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LED tech development could revolutionise lighting industry

by Mark Tyson on 28 August 2015, 12:14

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A new highly efficient and low production cost light emitting diode (LED) that could "potentially revolutionise lighting technology," has been developed. Zhibin Yu, an assistant professor of Industrial and Manufacturing Engineering at Florida State University (FSU) described the new LED making process in the journal Advanced Materials.

More and more organisations and people are using LED for lighting to cut energy bills. According to the US Department of Energy, residential LED lighting uses about 75 per cent less energy than regular incandescent lighting. Unfortunately the LED bulbs are quite a bit more expensive than we have got used to spending for these consumable items. Also, if you can find cheaper LED bulbs, they may not produce the light hues you like.

There are currently practical barriers to LEDs getting much cheaper, as making them is said to be a rather complicated process. As New Electronics reports "most LED materials require engineers to put four or five layers of material on top of each other to create the desired product or effect." The new LEDs developed at FSU only need one layer.

A combination of organic and inorganic materials is used in the new process. The key material dissolves easily in water and can be applied like paint. It shines in blue, green or red light. Sounding rather pleased with his development, assistant professor Yu said "It can potentially revolutionize lighting technology. In general, the cost of LED lighting has been a big concern thus far. Energy savings have not balanced out high costs. This could change that."

Yu's research has been recognised by the US government which has given him a National Science Foundation award to help in further development. He is also looking into stretchable, active-matrix organic LED displays.



HEXUS Forums :: 13 Comments

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Well, that looks promising.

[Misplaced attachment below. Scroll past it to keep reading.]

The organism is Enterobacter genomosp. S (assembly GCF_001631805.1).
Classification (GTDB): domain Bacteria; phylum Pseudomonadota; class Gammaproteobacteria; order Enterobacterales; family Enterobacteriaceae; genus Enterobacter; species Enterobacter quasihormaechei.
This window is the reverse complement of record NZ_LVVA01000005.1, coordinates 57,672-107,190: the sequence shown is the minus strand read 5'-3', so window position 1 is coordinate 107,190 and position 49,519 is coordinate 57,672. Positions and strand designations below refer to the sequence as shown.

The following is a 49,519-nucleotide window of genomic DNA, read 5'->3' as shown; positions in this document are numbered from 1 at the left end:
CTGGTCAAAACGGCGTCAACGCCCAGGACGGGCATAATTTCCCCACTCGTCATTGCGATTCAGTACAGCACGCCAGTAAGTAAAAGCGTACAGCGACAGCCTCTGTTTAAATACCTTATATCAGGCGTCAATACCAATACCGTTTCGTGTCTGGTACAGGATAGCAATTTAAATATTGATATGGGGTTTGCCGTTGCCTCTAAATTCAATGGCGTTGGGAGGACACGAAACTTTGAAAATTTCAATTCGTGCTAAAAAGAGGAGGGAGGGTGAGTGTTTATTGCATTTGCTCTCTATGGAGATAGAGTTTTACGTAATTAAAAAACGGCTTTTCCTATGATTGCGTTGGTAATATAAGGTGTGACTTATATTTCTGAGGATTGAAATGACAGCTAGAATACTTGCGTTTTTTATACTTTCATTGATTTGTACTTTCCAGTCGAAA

Unfortunately the LED bulbs are quite a bit more expensive than we have got used to spending for these consumable items. Also, if you can find cheaper LED bulbs, they may not produce the light hues you like.
I just put some in the lounge, at £20 each. And optimally, I needed four. These were bayonet-fit direct replacements for conventional incandescent bulbs, but as they're on a dimmer switch, most LED bulbs, and CFl's, aren't suitable.

My problem was a very suspect, strangely behaving dimmer switch. From a power meter I have on the household supply, I noticed that I was using about 40w MORE juice with that switch off, than I was on, but low, say 5-10%. So, 40-50w approx, every hour, day-in, day-out. It adds up.

But I still wanted the dimmer capability. A direct switch replacement was off the order of £40 (double-gang dimmer) so I put in two BC-fit LED bulbs instead, but they are Wifi-dimmable via a little handheld remote, so I replaced the wall dimmer with a simple double-gang on-off switch.

My overall, whole house average daily consumption dropped by about 20%. Before, my daily usage was typically 10-12 units, depending on washing machine usage, what cooking equipment was used, etc. After replacing switch and bulbs, typical daily usage is 7-9 units, once or twice hitting 10 units.

So replacing that dimmer switch, and four 60w incandescent bulbs, with two dimmable LEDs, two CFl, and a simple £2 MK double-gang switch, knocked about 20 of my annual leccy bill. Flippin' ‘eck.